1.3 Turns and game end

Each turn of the game represents one season of the year: the first is Spring 1580, and so on. As British piratical depredations continue, the Spanish in particular get strenuously annoyed and eventually they will send an Armada to invade England. When this happens, the Admiralty recalls all privateers to the defence of their home country, and the game ends. The game is 25% likely to end at the end of Turn 18 (Summer 1584), then 25% likely after each turn thereafter. So although it could in theory go on indefinitely, in practice the average is around 22 turns and it's almost certain to be no more than 26. This random end is to discourage 'end-of-the-world' plays: if the game always ended on Turn 20, for example, then on Turn 19 nobody would bother doing repairs.

At the end, the player with the highest combined total of Terror Points (which you gain mostly from sinking ships, and you must spend to gain access to more sophisticated orders) and Bank Account (which you gain mostly from boarding ships, and you must spend to repair and improve your ship) is declared the winner, and other players are placed below according to their totals. There is no alliance victory possible: alliances can only ever be of convenience.

1.4 Currency

There is only one currency recognized among pirates and their suppliers, the Piece of Eight: it's a large gold coin about two inches across, and is worth 8 Spanish 'reales'. Interestingly enough (!) the symbol pirates used to denote Pieces of Eight was the forerunner of the dollar sign, $. Other coins such as Doubloons, Ducats and Sovereigns may be found in treasure, but the pirate always mentally converts them into Pieces of Eight. In these rules and in turn reports Pieces of Eight are generally abbreviated to PE.

1.5 Order slots

The concept of order slots is an important one in Pieces of Eight! Each pirate each turn has a fixed number of order slots available, which determine the number and complexity of the orders which they can give to their crew. So, for example, to order an attack on a specific ship in the same part of the Main as you costs 3 slots: to attack it wherever on the Main it might be costs 5 slots. To board the target costs 1 slot: to cripple it with cannon first, then board it, costs 3 slots.

Everyone starts the game with 6 order slots. Each turn you're given the opportunity to buy another one, using Terror Points to do so. You can do this in two ways: you can either buy it from the Terror Points you hope to accumulate that turn, which is cheaper but chancy; or you can buy it from the Terror Points you've already accumulated, which is dearer but more certain. In either case the new slot will not be paid for or appear until the end of the turn, so you will not have the use of it until the following turn's orders.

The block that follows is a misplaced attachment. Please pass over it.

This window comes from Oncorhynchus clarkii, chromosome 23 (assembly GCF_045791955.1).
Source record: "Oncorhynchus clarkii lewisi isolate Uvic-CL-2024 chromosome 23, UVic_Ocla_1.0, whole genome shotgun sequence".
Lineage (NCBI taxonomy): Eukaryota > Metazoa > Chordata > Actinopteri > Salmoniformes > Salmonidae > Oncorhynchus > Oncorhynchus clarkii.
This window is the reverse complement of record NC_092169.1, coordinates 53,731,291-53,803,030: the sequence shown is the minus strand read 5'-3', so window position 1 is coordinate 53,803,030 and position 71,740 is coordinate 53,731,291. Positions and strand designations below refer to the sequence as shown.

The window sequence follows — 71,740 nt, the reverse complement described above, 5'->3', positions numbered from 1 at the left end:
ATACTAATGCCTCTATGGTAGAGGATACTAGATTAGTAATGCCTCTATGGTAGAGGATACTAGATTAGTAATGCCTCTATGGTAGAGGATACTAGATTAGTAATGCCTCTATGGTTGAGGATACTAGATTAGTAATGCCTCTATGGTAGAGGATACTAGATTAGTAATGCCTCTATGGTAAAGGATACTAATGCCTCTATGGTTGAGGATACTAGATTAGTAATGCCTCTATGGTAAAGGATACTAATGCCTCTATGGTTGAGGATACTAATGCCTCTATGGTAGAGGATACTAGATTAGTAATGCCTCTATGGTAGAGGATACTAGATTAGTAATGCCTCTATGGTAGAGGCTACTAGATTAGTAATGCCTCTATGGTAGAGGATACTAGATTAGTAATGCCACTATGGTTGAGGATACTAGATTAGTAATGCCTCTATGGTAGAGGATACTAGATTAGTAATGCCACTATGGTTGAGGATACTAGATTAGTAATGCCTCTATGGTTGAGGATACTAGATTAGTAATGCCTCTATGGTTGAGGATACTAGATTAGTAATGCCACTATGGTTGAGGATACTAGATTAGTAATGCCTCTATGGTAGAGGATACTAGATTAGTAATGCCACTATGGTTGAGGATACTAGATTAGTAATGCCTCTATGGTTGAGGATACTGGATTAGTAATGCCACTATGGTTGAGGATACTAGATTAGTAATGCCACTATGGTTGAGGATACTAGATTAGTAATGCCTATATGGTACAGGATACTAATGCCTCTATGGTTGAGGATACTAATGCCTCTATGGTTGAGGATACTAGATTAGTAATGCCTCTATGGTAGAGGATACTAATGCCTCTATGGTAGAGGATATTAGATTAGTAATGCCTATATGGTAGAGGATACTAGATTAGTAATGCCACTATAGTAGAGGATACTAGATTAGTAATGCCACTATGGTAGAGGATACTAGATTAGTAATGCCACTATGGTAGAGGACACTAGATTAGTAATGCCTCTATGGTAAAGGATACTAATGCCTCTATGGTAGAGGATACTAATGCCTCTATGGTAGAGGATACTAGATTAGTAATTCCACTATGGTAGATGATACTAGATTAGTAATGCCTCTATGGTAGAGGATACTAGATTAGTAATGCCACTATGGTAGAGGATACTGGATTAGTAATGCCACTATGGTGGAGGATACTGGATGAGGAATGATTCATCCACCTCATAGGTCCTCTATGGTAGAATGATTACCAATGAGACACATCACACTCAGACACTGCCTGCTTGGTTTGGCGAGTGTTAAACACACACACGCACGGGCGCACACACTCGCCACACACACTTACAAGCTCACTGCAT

To buy yor 7th slot, which is the first one you'll be offered, costs 350 Terror Points if you choose to buy it from that turn's Terror, or 525 if you choose to buy it fom yor accumulated total. The 8th will cost 400 or 600, the 9th 450 or 675, and so on.

R. Jimlad With a piddling 6 slots ye can hardly do anything! My advice, me hearties, is to buy 'em hand over fist until ye've about 10 or so, then think about how many ye're really going to need – intense diplomatists'll need more!

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2 Your Ship

You start off with 1000 PE to spend on your new vessel. You can use less than all of this if you wish, keeping some cash back for a rainy day or to pay the crew when wages time comes around: any remainder will accompany you on board ship.

R. Jimlad Only a lily-livered sea-swab would keep money back at the beginning. Trust to your strong right arm to earn you more!

You can improve your vessel during the course of the game, by adding extra guns, bigger sails and so on. This is invariably more expensive than thinking big at the outset. And if you earn enough money you will have the chance to build a new, bigger, better ship later on, if you want.

R. Jimlad What about starting off with a tiddler, armed to the teeth, and hoping to earn enough that you can trade up to a bigger ship later? Or kick off with a lightly-equipped monster, planning to improve it with time.

2.1 Naming your ship and captain

You should choose a name for your ship and write it on the form in the space provided. Most pirate vessels have fairly snappy names: things like 'Saucy Nancy', 'Admiral Benbow', 'The Black Pig', 'The Vicious Dog'. The name should be no more than 20 characters long, including spaces. If you lose or get rid of this ship and start a new one, as might well happen at some point in the game, you'll have to give that one a different name.

You should also choose a name for the ship's captain, your character. Again, it can be up to 20 characters long, including spaces. The title 'Captain' will be added to it by the software, so don't include this as part of the name (unless you really want to confuse people). Don't include any other titles of rank or nobility, either: as explained later, you have to earn these. The captain's name will last through the whole game.

2.2 Makeup of a ship

A successful pirate vessel has the following component parts:

  • Hull (protection)
  • Rigging (speed)
  • Guns
  • Lookout stations
  • Crew
  • Officers
  • Rum
  • between which you must spread as much of your initial stake as seems appropriate. You may also wish to keep some money back to pay for emergency repairs. All of the costs and restrictions are summarized on the handy How Much Does It Cost? table, at the end of these rules.